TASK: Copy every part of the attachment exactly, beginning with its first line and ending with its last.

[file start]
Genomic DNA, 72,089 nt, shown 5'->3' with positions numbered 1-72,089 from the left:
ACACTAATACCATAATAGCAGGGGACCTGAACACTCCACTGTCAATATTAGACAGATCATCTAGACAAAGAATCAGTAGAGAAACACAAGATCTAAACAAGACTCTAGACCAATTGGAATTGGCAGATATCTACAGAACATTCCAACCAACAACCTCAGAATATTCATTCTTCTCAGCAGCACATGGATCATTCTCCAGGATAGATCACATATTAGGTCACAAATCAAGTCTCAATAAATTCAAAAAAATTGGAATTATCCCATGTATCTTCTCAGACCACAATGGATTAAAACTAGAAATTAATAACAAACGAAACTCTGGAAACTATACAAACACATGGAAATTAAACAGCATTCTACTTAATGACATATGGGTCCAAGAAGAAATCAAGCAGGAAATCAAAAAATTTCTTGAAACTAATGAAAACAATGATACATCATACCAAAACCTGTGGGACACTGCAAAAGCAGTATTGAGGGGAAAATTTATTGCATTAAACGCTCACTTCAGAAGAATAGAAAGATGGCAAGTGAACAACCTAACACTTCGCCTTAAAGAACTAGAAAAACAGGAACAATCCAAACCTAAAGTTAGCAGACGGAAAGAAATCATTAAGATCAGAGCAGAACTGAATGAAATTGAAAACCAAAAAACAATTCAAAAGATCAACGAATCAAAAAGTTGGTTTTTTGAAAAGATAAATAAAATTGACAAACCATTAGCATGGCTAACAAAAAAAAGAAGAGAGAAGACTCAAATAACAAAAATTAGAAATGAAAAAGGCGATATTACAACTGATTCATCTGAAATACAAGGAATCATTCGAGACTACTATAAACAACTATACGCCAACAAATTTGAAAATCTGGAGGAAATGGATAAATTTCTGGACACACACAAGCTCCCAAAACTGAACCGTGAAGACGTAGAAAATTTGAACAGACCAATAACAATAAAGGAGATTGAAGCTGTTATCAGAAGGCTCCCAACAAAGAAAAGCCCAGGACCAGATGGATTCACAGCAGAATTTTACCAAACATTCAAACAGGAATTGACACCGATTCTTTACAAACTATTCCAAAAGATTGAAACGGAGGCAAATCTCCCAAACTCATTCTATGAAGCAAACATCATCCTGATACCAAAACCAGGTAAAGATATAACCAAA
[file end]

Genomic DNA, 72,089 nt, shown 5'->3' with positions numbered 1-72,089 from the left:
ACACTAATACCATAATAGCAGGGGACCTGAACACTCCACTGTCAATATTAGACAGATCATCTAGACAAAGAATCAGTAGAGAAACACAAGATCTAAACAAGACTCTAGACCAATTGGAATTGGCAGATATCTACAGAACATTCCAACCAACAACCTCAGAATATTCATTCTTCTCAGCAGCACATGGATCATTCTCCAGGATAGATCACATATTAGGTCACAAATCAAGTCTCAATAAATTCAAAAAAATTGGAATTATCCCATGTATCTTCTCAGACCACAATGGATTAAAACTAGAAATTAATAACAAACGAAACTCTGGAAACTATACAAACACATGGAAATTAAACAGCATTCTACTTAATGACATATGGGTCCAAGAAGAAATCAAGCAGGAAATCAAAAAATTTCTTGAAACTAATGAAAACAATGATACATCATACCAAAACCTGTGGGACACTGCAAAAGCAGTATTGAGGGGAAAATTTATTGCATTAAACGCTCACTTCAGAAGAATAGAAAGATGGCAAGTGAACAACCTAACACTTCGCCTTAAAGAACTAGAAAAACAGGAACAATCCAAACCTAAAGTTAGCAGACGGAAAGAAATCATTAAGATCAGAGCAGAACTGAATGAAATTGAAAACCAAAAAACAATTCAAAAGATCAACGAATCAAAAAGTTGGTTTTTTGAAAAGATAAATAAAATTGACAAACCATTAGCATGGCTAACAAAAAAAAGAAGAGAGAAGACTCAAATAACAAAAATTAGAAATGAAAAAGGCGATATTACAACTGATTCATCTGAAATACAAGGAATCATTCGAGACTACTATAAACAACTATACGCCAACAAATTTGAAAATCTGGAGGAAATGGATAAATTTCTGGACACACACAAGCTCCCAAAACTGAACCGTGAAGACGTAGAAAATTTGAACAGACCAATAACAATAAAGGAGATTGAAGCTGTTATCAGAAGGCTCCCAACAAAGAAAAGCCCAGGACCAGATGGATTCACAGCAGAATTTTACCAAACATTCAAACAGGAATTGACACCGATTCTTTACAAACTATTCCAAAAGATTGAAACGGAGGCAAATCTCCCAAACTCATTCTATGAAGCAAACATCATCCTGATACCAAAACCAGGTAAAGATATAACCAAA